V Trigeminal Mixed: Impulses form face, surface of
eyes (corneal reflex); muscles controlling
Cranial Nerve Name Function
VI Abducens Motor: muscles for lateral deviation
of the eye
VII Facial Mixed: impulses for taste from anterior
tongue; muscles for facial movement
VIII Acoustic Sensory: impulses for hearing (cochlear
division) and balance (vestibular division)
IX Glossopharyngeal Mixed: impulses for sensation to
posterior tongue and pharynx;
muscles for movement of pharynx
(elevation) and swallowing
Cranial Nerve Name Function
X Vagus Mixed: impulses for sensation to
lower pharynx and larynx; muscles for
movement of soft palate, pharynx,
Motor: movement of sternomastoid
muscles and upper part of trapezius
XII Hypoglossal Motor: movement of the tongue
Autonomic Nervous System
A. Part of the peripheral nervous system
B. Includes those peripheral nerves (both cranial and spinal)
that regulate functions occurring automatically in the body,
ANS regulates smooth muscle, cardiac muscle and glands.
1. Sympathetic nervous system: generally accelerates
some body functions in response to stress.
2. Parasympathetic nervous system: controls normal
EFFECTS OF AUTONOMIC
NERVOUS SYSTEM ACTIVITY
Eye Dilates pupil (mydriasis) Constricts pupil (miosis)
Glands of head
Scantly thick, viscous
secretions; dry mouth
Copious thin, watery secretions
Heart Increase rate and force of
Blood Vessels Constricts smooth
muscles of skin,
abdominal blood vessels,
and cutaneous blood
Dilates smooth muscle of
vessels of heart, and
skeletal muscle of heart.
Lungs Bronchodilation Bronchoconstriction
GI Tract Decreases motility
Inhibits activity of
gallbladder and ducts
Inhibits glycogenolysis in
Stimulates activity of
gallbladder and ducts
What is CVD (Stroke)?
Stroke is the No. 1 cause of adult disability.
80% of strokes are preventable; you can
prevent a stroke!
In everyday life, blood clotting
is beneficial. When you are
bleeding from a wound, blood
clots work to slow and
eventually stop the bleeding. In
the case of stroke, however,
blood clots are dangerous
because they can block arteries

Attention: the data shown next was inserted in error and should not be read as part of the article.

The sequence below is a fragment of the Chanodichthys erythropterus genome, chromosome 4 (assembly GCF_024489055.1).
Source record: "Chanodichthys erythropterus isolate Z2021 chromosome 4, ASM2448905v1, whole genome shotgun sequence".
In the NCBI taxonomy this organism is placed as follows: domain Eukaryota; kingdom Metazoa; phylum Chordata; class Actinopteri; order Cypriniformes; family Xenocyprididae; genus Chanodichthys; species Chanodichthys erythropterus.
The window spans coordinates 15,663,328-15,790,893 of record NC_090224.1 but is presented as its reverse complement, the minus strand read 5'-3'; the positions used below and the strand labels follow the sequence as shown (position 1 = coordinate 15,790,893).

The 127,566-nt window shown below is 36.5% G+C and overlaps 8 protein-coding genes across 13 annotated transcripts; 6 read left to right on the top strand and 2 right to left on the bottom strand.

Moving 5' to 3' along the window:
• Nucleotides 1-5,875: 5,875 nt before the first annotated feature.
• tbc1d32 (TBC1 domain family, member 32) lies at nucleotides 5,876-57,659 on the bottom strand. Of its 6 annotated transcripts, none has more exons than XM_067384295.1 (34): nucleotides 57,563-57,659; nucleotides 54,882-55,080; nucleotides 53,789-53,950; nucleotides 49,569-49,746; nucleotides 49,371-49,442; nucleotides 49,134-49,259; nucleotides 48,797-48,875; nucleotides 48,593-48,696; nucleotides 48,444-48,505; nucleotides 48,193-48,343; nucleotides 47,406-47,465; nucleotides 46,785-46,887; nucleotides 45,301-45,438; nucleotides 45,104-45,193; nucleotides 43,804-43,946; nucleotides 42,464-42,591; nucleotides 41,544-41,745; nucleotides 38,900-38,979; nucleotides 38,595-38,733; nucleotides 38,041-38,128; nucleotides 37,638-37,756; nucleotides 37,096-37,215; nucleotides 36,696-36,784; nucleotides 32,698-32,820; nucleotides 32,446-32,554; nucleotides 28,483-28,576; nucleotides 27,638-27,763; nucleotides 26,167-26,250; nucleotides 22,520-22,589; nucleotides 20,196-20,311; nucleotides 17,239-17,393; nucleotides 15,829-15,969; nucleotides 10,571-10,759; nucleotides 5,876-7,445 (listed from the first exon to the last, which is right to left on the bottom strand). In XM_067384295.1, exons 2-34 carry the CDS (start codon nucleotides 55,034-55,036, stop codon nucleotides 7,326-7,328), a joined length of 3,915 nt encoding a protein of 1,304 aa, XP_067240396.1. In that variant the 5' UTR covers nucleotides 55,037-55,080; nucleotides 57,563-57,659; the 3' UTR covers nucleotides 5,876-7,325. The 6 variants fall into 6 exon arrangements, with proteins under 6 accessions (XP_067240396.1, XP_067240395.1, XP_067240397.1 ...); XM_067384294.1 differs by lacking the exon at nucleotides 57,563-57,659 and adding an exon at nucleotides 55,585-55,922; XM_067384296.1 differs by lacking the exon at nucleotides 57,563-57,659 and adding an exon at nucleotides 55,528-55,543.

and cut off blood flow, a
process called ischemia.
An ischemic stroke can
occur in two ways:
embolic and thrombotic
In an embolic stroke, a blood
clot forms somewhere in the
body (usually the heart) and
travels through the bloodstream
to your brain. Once in your
brain, the clot eventually travels
to a blood vessel small enough
to block its passage. The clot
lodges there, blocking the blood
vessel and causing a stroke. The
medical word for this type of
blood clot is embolus.
In the second type of blood-
clot stroke, blood flow is
impaired because of a
blockage to one or more of
the arteries supplying blood to
the brain. The process leading
to this blockage is known as
thrombosis. Strokes caused in
this way are called
thrombotic strokes. That's
because the medical word for
a clot that forms on a blood-
vessel deposit is thrombus.
Blood-clot strokes can also
happen as the result of unhealthy
blood vessels clogged with a
buildup of fatty deposits and
cholesterol. Your body regards
these buildups as multiple, tiny
and repeated injuries to the blood
vessel wall. So your body reacts
to these injuries just as it would if
you were bleeding from a
wound;it responds by forming
clots. Two types of thrombosis
can cause stroke: large vessel
thrombosis and small vessel
disease (or lacunar infarction.)
Large Vessel Thrombosis
Thrombotic stroke occurs most often in the large arteries, so
large vessel thrombosis is the most common and best
understood type of thrombotic stroke. Most large vessel
thrombosis is caused by a combination of long-term
atherosclerosis followed by rapid blood clot formation.
Thrombotic stroke patients are also likely to have coronary
artery disease, and heart attack is a frequent cause of death in
patients who have suffered this type of brain attack.
Small Vessel Disease/Lacunar Infarction
Small vessel disease, or lacunar infarction, occurs when
blood flow is blocked to a very small arterial vessel. The
term's origin is from the Latin word lacuna which means
hole, and describes the small cavity remaining after the
products of deep infarct have been removed by other cells in
the body. Little is known about the causes of small vessel
disease, but it is closely linked to hypertension (high blood
Strokes caused by the breakage or
"blowout" of a blood vessel in the
brain are called hemorrhagic
strokes. The medical word for this
type of breakage is hemorrhage.
Hemorrhages can be caused by a
number of disorders which affect
the blood vessels, including long-